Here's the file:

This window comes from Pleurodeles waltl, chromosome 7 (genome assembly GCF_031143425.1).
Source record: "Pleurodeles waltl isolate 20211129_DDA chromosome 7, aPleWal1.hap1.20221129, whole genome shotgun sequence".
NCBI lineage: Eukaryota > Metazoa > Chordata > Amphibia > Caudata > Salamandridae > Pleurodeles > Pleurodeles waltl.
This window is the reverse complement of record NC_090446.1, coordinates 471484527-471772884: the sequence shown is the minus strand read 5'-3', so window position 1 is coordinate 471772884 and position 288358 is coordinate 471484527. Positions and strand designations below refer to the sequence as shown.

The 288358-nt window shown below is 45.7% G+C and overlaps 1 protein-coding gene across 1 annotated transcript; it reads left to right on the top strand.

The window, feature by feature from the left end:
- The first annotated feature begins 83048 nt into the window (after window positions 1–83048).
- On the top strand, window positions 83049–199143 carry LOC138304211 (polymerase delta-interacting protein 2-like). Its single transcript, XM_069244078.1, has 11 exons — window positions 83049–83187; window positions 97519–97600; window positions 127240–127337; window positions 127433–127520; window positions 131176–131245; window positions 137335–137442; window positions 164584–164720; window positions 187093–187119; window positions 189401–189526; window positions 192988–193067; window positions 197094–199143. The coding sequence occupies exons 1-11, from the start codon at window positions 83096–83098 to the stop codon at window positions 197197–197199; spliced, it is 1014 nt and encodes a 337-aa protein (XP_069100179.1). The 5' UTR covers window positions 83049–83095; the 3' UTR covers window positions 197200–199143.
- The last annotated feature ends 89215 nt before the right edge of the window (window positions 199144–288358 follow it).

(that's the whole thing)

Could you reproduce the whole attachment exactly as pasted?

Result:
This window comes from Pleurodeles waltl, chromosome 7 (genome assembly GCF_031143425.1).
Source record: "Pleurodeles waltl isolate 20211129_DDA chromosome 7, aPleWal1.hap1.20221129, whole genome shotgun sequence".
NCBI lineage: Eukaryota > Metazoa > Chordata > Amphibia > Caudata > Salamandridae > Pleurodeles > Pleurodeles waltl.
This window is the reverse complement of record NC_090446.1, coordinates 471484527-471772884: the sequence shown is the minus strand read 5'-3', so window position 1 is coordinate 471772884 and position 288358 is coordinate 471484527. Positions and strand designations below refer to the sequence as shown.

The 288358-nt window shown below is 45.7% G+C and overlaps 1 protein-coding gene across 1 annotated transcript; it reads left to right on the top strand.

The window, feature by feature from the left end:
- The first annotated feature begins 83048 nt into the window (after window positions 1–83048).
- On the top strand, window positions 83049–199143 carry LOC138304211 (polymerase delta-interacting protein 2-like). Its single transcript, XM_069244078.1, has 11 exons — window positions 83049–83187; window positions 97519–97600; window positions 127240–127337; window positions 127433–127520; window positions 131176–131245; window positions 137335–137442; window positions 164584–164720; window positions 187093–187119; window positions 189401–189526; window positions 192988–193067; window positions 197094–199143. The coding sequence occupies exons 1-11, from the start codon at window positions 83096–83098 to the stop codon at window positions 197197–197199; spliced, it is 1014 nt and encodes a 337-aa protein (XP_069100179.1). The 5' UTR covers window positions 83049–83095; the 3' UTR covers window positions 197200–199143.
- The last annotated feature ends 89215 nt before the right edge of the window (window positions 199144–288358 follow it).